Plaintiffs say property hurt by oil company
Published 6:00 am Tuesday, November 6, 2001
A trial over alleged property contamination by Chevron duringits oil field activities began Monday with plaintiffs talking aboutan “invisible threat” to landowners and defendants asserting thatthe property remains good and valuable.
In opening arguments, Jeff Thompson, lead attorney for theplaintiffs, described his clients as “working-class people”pursuing the American dream of owning property and building goodlives for themselves. Plaintiffs are Leland and Helen Smith, Nathanand Mary Carter, Gene C. “Moochie” and Margaret S. Britt, and HalRay and Doris Case Owens, who own various property in theBrookhaven oil field west of the city.
“The dream that they built has been contaminated by Chevron,”Thompson said, adding that the purpose of the trial will be forjurors to determine the company’s debt to the landowners.
Bobby Meadows, lead attorney for the defendant, said Chevron’sactivities in the Brookhaven Oil Field have been going on since1943. He said the drilling and other work was necessary, naturaland the plaintiffs knew about it before acquiring the property inthe field.
Meadows urged jurors to listen to the whole trial and saidevidence would show that the property in question “is good andvaluable, and there is nothing on it or under it that would hurtanybody.”
The trial’s start was delayed about an hour Monday as sidesdisputed exhibits that were to be used in opening arguments.
Meadows objected to the relevancy of several “hot documents”related to oil field-wide radiation, while Thompson said theplaintiffs must be able to attack the adequacy of Chevron’sclean-up efforts. While admonishing both sides for the delay, JudgeKeith Starrett allowed some records to be used and excluded othersuntil their relevancy could be supported during trial.
Once opening arguments got under way, Thompson outlined theplaintiffs’ case and the “invisible threat” posed to his clients bycontaminated ground water. He said what happens on the surface isconnected to what happens underneath.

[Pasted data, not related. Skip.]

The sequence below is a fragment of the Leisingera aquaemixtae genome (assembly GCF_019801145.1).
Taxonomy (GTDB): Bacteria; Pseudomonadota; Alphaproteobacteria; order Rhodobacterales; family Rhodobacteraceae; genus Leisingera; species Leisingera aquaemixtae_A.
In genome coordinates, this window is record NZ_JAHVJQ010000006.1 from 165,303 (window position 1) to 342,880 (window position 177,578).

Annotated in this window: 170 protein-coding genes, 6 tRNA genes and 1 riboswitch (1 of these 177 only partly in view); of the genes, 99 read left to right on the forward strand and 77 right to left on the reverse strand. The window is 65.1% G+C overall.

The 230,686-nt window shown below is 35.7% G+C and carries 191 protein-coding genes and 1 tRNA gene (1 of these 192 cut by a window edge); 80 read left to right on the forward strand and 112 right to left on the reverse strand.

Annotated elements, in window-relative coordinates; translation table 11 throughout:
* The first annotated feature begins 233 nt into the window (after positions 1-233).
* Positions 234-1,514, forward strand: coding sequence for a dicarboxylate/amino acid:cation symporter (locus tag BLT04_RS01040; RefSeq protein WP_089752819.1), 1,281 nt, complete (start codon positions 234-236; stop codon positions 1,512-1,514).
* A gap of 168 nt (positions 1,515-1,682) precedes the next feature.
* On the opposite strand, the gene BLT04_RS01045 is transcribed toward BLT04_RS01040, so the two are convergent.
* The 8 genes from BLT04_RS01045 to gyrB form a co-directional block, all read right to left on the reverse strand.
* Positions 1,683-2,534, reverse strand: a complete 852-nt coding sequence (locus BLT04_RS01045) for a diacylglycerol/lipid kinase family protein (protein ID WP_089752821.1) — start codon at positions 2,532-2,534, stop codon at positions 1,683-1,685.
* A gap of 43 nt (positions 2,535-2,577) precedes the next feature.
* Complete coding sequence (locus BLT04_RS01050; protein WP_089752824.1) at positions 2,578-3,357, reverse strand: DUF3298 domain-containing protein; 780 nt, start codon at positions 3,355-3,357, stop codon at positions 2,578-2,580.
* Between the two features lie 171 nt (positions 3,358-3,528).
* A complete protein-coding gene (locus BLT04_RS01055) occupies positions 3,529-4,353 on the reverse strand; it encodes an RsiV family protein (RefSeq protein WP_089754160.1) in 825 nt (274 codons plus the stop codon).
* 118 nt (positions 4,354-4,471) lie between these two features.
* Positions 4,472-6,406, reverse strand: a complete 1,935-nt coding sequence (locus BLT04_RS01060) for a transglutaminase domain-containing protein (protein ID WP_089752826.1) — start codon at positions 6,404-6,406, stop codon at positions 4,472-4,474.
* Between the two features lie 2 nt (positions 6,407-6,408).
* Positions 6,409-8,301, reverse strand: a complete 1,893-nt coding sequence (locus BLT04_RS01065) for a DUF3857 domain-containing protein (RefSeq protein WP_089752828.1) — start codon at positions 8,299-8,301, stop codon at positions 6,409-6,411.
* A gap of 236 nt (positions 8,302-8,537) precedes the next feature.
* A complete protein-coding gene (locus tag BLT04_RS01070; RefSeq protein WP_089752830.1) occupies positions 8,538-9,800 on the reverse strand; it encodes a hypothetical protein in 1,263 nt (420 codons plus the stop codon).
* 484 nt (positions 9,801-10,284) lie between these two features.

Thompson also hammered at a remediation plan Chevron undertookafter subsequent oil field owners, which are now bankrupt, wereunable to pursue clean-up efforts. Chevron sold the field in 1990to Florabama and it later sold the field to COHO Resources,Inc.
The plan involved removal of thousands of feet of oil flow linesand barrels of contaminated soil, including over 31,000 barrelsfrom the Carters’ property. The plan received approval from theMississippi Oil and Gas Board, but Thompson questioned the adequacyof the state agency’s inspection.
“I think the evidence in this case will prove to you the letteris not worth the paper it’s written on,” Thompson said, referringto a plan approval letter from the agency.
Thompson asked jurors to “not be fooled” by the defendant’s caseand its claims of responsible activity. He said his clients’property had been damaged and indicated a risk of future damageremains.
“This case is about the uncertainty of what’s still there,”Thompson said.
During his turn before jurors, Meadows said there is no evidenceof property damage, and plaintiffs’ claims do not hold up.
Since 1993, when discussion of a lawsuit began, he said propertyin the Brookhaven Oil Field has been sold and banks have loanedmoney on the property. One exhibit he used showed a $58,000 loanthe Britts took out in 1999 against the property, and Meadows saidthey are not alone.
“Every bank in the Brookhaven community is loaning money on thefield,” Meadows said.
Meadows cited an appraisal placing the four plaintiffs’properties values at $899,000. He said the land in the field is asvaluable or more so than any other in the county.
Addressing plaintiffs’ claims of radioactivity concerns, Meadowscited an independent survey of groundwater samples that showed allmaterials to be below Environmental Protection Agency standards.Plaintiffs have disputed the testing methods.
“There is nothing wrong with the groundwater in theseplaintiffs’ property,” Meadows said.
Meadows went on to discuss a variety of common householdproducts and daily activities that produce low level radiationsimilar to levels in dispute in the case.
“Not everything that is radioactive is dangerous…,” Meadowsaid. “It is wrong to suggest otherwise.”
Meadows concluded with comments from plaintiffs’depositions.
In their interviews prior to the trial, various plaintiffsdiscussed offers they’d received to sell the property, its risingvalues and activities such as hunting, fishing and gardening thatthey do on the land.
Meadows highlighted that some of the plaintiffs said no one hadshown them there was a problem with the groundwater and that oneplaintiff said she was “happy” with the work Chevron was doing.
Sixteen people, including 12 jurors and four alternates, havebeen empaneled for the trial. The trial is expected to talk abouttwo weeks.